Jiyugaoka: A Guide To Tokyo’s Little Europe
Shop till you drop and eat to your heart’s content in Tokyo’s off the beaten path neighborhood.
While popular touristy spots like Harajuku and Asakusa are undoubtedly noteworthy destinations, perusing new places and spaces to see Tokyo’s less travelled parts is an incomparable adventure. One of those regions that both travelers and residents in Japan should explore at least once, is the posh and trendy Jiyugaoka, a cozy neighborhood located within a 10-minute train ride from Shibuya, yet away from all the touristy clamor of the city.
Unfairly omitted from most guidebooks, this lovely area often referred to as osharena machi by the locals, or “a stylish and sophisticated place,” is a hub of fashionable boutiques, trendy cafes and narrow paths that make you feel as if you’ve transported yourself to the streets of Europe’s most fashionable cities — and yet, it carefully incorporates an authentic Japanese touch.
Jiyugaoka: History & Background
Named after a local school known for its liberal education, Jiyugaoka — literally “Freedom Hill” — used to be a rural area on the southern end of Meguro, that started to develop in the 1920s after rail services were introduced. Although most of Jiyugaoka was demolished during WWII, the neighborhood was quickly rebuilt, modernized and currently ranks as one of the most desirable places to live in Tokyo. No matter what day of the week you visit Jiyugaoka, it exudes relaxed Sunday vibe with wide, pedestrian friendly avenues, fashionable boutiques, enticing craft stores and trendy cozy cafes.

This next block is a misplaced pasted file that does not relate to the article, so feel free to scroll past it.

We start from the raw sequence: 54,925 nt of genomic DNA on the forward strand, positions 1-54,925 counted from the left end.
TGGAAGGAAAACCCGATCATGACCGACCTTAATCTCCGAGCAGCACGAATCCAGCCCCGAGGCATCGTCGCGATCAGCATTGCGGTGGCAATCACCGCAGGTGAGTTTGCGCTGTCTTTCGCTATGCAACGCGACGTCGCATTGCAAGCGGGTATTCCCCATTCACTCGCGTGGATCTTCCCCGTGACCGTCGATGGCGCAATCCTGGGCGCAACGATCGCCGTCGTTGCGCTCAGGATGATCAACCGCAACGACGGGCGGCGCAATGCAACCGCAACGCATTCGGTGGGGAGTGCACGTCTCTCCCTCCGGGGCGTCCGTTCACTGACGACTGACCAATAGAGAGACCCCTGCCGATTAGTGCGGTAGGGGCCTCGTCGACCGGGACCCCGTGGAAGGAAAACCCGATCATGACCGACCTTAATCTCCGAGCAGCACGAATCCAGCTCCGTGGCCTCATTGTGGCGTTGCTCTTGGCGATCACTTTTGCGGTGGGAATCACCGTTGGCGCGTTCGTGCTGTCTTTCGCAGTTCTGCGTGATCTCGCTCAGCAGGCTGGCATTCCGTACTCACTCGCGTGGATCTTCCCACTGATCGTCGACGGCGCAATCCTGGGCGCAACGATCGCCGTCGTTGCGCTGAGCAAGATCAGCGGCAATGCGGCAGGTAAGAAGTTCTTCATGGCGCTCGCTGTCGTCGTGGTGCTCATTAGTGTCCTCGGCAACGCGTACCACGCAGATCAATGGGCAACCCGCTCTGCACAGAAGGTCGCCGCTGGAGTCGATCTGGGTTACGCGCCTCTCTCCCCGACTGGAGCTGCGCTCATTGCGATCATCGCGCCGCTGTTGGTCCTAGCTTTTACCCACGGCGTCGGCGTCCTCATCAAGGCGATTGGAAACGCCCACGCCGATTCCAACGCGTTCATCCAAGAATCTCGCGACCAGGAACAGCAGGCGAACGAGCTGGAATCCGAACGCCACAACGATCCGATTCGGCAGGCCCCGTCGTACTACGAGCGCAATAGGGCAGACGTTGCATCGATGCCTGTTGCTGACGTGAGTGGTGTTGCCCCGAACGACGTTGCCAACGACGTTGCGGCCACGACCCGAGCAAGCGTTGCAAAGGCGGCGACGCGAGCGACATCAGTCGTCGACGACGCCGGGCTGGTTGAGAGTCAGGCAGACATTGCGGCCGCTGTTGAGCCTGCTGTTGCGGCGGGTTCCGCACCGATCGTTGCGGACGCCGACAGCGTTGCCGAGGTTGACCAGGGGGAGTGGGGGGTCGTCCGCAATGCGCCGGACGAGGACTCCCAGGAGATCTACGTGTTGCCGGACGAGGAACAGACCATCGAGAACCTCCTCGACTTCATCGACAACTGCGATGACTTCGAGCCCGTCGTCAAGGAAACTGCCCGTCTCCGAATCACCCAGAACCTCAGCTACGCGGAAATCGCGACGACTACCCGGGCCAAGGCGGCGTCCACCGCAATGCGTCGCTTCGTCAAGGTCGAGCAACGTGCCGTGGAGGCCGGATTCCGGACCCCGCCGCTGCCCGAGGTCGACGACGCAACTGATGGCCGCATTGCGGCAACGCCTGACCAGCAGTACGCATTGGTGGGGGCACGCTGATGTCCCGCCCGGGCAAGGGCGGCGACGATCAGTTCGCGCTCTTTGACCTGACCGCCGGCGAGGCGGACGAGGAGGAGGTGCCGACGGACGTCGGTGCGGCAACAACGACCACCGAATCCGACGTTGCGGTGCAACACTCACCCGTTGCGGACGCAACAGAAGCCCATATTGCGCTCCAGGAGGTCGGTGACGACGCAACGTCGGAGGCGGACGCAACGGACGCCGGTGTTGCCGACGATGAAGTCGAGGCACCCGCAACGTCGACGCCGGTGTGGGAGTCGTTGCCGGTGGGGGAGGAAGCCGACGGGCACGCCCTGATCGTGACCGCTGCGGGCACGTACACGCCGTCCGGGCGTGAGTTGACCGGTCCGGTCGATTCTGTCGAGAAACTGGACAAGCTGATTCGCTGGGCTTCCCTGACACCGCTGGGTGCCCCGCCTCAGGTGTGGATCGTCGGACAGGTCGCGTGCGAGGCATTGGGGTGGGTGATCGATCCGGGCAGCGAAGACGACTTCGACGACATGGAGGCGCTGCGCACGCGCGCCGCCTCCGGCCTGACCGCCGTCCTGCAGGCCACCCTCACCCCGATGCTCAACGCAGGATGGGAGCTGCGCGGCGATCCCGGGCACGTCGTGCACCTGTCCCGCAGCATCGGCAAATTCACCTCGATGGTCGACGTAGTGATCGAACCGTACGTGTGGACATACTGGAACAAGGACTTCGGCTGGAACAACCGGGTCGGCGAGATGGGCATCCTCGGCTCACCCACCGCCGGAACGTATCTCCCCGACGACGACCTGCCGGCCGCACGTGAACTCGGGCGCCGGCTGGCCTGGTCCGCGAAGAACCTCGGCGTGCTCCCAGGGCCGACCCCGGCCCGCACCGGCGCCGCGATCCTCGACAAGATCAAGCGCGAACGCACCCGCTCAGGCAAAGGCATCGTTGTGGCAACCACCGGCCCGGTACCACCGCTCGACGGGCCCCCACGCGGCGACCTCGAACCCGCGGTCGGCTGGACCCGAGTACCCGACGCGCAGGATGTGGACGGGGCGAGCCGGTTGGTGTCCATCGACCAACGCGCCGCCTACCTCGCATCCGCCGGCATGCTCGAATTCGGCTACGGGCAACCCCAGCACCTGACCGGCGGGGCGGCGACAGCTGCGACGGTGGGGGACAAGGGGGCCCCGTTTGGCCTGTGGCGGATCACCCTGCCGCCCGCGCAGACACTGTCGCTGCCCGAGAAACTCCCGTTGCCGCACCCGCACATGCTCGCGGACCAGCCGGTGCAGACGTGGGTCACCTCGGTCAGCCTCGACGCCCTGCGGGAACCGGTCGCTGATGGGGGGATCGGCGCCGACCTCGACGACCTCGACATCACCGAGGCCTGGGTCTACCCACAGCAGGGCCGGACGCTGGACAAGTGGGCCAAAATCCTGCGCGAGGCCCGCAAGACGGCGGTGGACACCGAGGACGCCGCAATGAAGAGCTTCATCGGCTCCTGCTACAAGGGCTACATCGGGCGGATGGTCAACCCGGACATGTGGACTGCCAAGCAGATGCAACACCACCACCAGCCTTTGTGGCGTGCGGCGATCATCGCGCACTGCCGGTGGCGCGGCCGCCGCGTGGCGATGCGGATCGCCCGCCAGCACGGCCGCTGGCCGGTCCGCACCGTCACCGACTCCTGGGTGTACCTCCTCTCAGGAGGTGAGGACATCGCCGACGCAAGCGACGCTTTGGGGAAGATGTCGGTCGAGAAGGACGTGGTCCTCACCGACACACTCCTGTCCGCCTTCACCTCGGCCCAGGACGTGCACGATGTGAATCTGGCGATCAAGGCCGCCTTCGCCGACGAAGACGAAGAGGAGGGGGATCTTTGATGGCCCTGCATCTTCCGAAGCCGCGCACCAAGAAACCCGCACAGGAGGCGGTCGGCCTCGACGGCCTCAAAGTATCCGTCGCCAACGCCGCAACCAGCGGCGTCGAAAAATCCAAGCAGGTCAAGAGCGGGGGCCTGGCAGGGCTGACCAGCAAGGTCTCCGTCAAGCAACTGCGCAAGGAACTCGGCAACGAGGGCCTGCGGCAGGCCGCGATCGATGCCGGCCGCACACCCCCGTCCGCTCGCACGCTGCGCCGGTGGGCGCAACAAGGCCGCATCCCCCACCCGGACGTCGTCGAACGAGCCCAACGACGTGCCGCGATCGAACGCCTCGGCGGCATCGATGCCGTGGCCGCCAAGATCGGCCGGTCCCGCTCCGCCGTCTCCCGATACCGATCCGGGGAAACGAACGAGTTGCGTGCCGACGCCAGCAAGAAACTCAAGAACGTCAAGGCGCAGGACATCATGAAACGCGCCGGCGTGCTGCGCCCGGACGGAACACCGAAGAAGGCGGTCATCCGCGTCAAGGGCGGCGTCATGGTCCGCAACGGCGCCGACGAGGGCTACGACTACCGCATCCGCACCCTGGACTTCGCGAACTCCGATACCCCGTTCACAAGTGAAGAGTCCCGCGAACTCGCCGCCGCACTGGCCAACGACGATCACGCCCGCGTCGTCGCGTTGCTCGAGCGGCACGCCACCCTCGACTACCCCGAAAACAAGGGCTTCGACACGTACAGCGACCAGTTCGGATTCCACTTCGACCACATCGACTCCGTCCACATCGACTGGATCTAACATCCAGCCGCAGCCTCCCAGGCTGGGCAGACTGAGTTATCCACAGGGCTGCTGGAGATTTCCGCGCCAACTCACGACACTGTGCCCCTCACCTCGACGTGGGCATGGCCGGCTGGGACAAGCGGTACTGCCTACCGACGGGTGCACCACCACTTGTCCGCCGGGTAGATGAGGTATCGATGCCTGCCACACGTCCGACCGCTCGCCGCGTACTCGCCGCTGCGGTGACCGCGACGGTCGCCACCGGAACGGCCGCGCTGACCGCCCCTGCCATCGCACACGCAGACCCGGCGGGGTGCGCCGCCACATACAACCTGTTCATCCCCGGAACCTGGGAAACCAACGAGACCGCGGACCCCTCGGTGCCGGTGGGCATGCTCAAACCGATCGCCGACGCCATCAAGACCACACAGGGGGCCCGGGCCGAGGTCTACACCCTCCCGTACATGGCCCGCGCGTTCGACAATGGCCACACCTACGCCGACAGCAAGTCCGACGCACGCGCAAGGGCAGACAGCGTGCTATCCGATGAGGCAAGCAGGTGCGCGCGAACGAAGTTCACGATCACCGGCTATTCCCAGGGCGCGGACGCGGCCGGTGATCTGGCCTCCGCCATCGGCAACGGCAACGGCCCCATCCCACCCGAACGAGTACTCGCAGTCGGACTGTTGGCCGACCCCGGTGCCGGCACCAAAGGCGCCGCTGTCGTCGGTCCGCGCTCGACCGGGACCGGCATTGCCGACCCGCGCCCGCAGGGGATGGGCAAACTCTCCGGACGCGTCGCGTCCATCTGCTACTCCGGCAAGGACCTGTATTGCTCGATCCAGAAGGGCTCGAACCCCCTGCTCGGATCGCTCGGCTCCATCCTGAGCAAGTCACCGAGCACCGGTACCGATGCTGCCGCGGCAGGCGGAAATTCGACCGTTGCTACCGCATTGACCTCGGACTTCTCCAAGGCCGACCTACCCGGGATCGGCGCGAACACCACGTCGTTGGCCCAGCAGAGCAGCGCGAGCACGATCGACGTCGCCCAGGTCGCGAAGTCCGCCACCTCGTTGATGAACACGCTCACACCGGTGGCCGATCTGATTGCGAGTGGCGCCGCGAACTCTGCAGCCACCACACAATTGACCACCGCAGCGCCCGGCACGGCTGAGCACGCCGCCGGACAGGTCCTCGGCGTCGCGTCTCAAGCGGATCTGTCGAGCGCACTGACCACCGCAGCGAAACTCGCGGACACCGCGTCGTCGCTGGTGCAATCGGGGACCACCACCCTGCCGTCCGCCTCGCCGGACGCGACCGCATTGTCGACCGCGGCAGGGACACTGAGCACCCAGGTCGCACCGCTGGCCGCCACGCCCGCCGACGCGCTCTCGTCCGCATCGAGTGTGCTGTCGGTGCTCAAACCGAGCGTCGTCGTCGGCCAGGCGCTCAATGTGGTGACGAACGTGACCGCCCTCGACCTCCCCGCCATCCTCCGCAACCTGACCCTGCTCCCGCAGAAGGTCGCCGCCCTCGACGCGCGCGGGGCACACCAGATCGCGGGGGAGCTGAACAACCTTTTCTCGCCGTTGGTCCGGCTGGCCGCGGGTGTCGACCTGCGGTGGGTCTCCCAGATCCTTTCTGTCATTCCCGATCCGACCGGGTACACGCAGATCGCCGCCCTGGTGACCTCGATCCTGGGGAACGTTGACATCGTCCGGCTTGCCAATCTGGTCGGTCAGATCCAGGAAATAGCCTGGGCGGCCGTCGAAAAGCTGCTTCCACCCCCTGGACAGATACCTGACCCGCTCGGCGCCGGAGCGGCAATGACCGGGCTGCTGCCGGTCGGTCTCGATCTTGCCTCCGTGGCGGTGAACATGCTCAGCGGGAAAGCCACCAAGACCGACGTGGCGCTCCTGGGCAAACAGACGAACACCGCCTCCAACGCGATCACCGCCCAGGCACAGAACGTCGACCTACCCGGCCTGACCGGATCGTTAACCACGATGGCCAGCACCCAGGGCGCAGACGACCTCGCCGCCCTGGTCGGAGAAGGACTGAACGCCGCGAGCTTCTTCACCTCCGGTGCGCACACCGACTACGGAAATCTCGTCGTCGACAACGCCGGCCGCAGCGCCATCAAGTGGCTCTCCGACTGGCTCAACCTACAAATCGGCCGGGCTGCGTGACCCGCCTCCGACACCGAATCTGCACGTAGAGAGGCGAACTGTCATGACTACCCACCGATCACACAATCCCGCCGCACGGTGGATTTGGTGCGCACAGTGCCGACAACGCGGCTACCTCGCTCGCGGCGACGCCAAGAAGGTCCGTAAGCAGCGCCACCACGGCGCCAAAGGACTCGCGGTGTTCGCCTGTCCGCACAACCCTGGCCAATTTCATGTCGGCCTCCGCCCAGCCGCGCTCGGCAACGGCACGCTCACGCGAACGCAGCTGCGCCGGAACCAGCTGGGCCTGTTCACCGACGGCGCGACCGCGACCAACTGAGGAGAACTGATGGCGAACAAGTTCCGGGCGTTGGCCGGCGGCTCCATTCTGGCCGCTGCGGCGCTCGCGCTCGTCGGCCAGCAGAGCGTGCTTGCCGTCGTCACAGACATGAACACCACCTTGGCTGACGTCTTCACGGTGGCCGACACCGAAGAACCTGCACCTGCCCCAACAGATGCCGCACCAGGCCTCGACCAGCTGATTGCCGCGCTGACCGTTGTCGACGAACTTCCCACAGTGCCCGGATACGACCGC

Things To See in Jiyugaoka
With cherry blossom season right around the corner, the Marie Claire Promenade and Green Street in the direction of the Midorigaoka station are lined up with sakura trees, making up for an ideal hanami spot. Take in the beauty of spring as you dine al fresco, or simply sit on one of the benches to enjoy the blooms and people watch. This strip comes to life also in May during the annual Marie Claire Festival when food stalls fill up the space, and pedestrians can enjoy live performance shows. There is also an equal amount of excitement in the area over two days in October during the annual Jiyugaoka Megami Festival. Over 1,000 shops participate in the festivities, opening their stalls, providing special products and events, and having sales.
While nothing compares to the beauty of real Venice, Jiyugaoka residents have their private spot La Vita to indulge in the afternoon dolce far niente. This cozy piazza has everything to make you forget you are in the heart of Tokyo: a small canal, real gondola, venetian bridge, clock tower and the authentic Italian architecture. In this lovely complex you can find several shops, a hair salon and even a pet-friendly cafe.